In some data resynchronizing systems, the resynchronizing process requires a clock having a frequency that is higher than the frequency of master clock 38. Such a "higher frequency" clock may be used to sample and compare the out-of-phase received clock signal and the master clock signal by taking multiple samples of both clocks over a time frame of a single period of the master clock. The disadvantage of this type of prior art resynchronizer is that such a high frequency clock signal is not always available within master system 20. Furthermore, providing such a high frequency clock adds expense, complexity, and more components, which may reduce the reliability of the resynchronizer.
Other resynchronizer circuits may examine data error rates and use such data error rates to select either a rising edge or falling edge of the master clock to resynchronize an incoming data stream. This solution has the disadvantage of requiring an examination of the data stream and making a complex decision under the control of software or microcode.
Still other data resynchronizing systems may perform data resynchronization based upon a known, fixed time delay between master system 20 and remote system 22. This has the disadvantage of being inflexible, in that the system cannot be reconfigured without considering whether or not phase shift has been changed in the system because of a change in cable lengths, or a change in the distance between master system 20 and remote system 22, or a change in processing in remote system 22. These changes may affect the data resynchronization process.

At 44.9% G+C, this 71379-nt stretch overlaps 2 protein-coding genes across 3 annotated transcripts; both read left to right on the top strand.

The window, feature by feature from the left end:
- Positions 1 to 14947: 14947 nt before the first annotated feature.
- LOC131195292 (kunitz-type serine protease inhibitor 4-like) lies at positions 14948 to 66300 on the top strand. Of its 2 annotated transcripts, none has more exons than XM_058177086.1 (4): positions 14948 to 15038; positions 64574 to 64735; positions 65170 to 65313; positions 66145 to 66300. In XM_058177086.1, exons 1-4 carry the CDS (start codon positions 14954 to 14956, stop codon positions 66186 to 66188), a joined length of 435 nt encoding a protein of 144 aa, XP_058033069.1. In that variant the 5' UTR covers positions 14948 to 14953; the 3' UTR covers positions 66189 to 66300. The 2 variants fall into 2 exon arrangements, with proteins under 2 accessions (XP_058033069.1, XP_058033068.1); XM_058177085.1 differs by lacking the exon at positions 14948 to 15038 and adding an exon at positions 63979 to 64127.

Therefore, it should be apparent that a need exists for an improved method and system for efficiently resynchronizing a received data stream with a master clock, wherein the received data has been clocked with a received data clock that is out of phase with the master clock by an arbitrary number of degrees.
The novel features believed characteristic of the invention are set forth in the appended claims. The invention itself, as well as a preferred mode of use, further objects, and advantages thereof, will best be understood by reference to the following detailed description of an illustrative embodiment when read in conjunction with the accompanying drawings, wherein:
FIG. 1 depicts synchronous data communication between a master data processing system and a remote data processing system;
FIG. 2 is a high-level block diagram that illustrates a method and system for resynchronizing a received data stream in accordance with an embodiment of the method and system of the present invention;
FIG. 3 is a logical timing diagram that illustrates resynchronization of received data when the phase delay of the received data leads or lags by 90° in accordance with the method and system depicted in FIG. 2;
FIG. 4 is a logical timing diagram that illustrates resynchronization of received data when the phase delay is between 90° and 270° in accordance with the method and system depicted in FIG. 2;
FIG. 5 is a high-level block diagram of a data processing system which may be used to implement an embodiment of the method and system of the present invention;
FIG. 6 is a high-level logic flow chart which illustrates an embodiment of the method of the present invention; and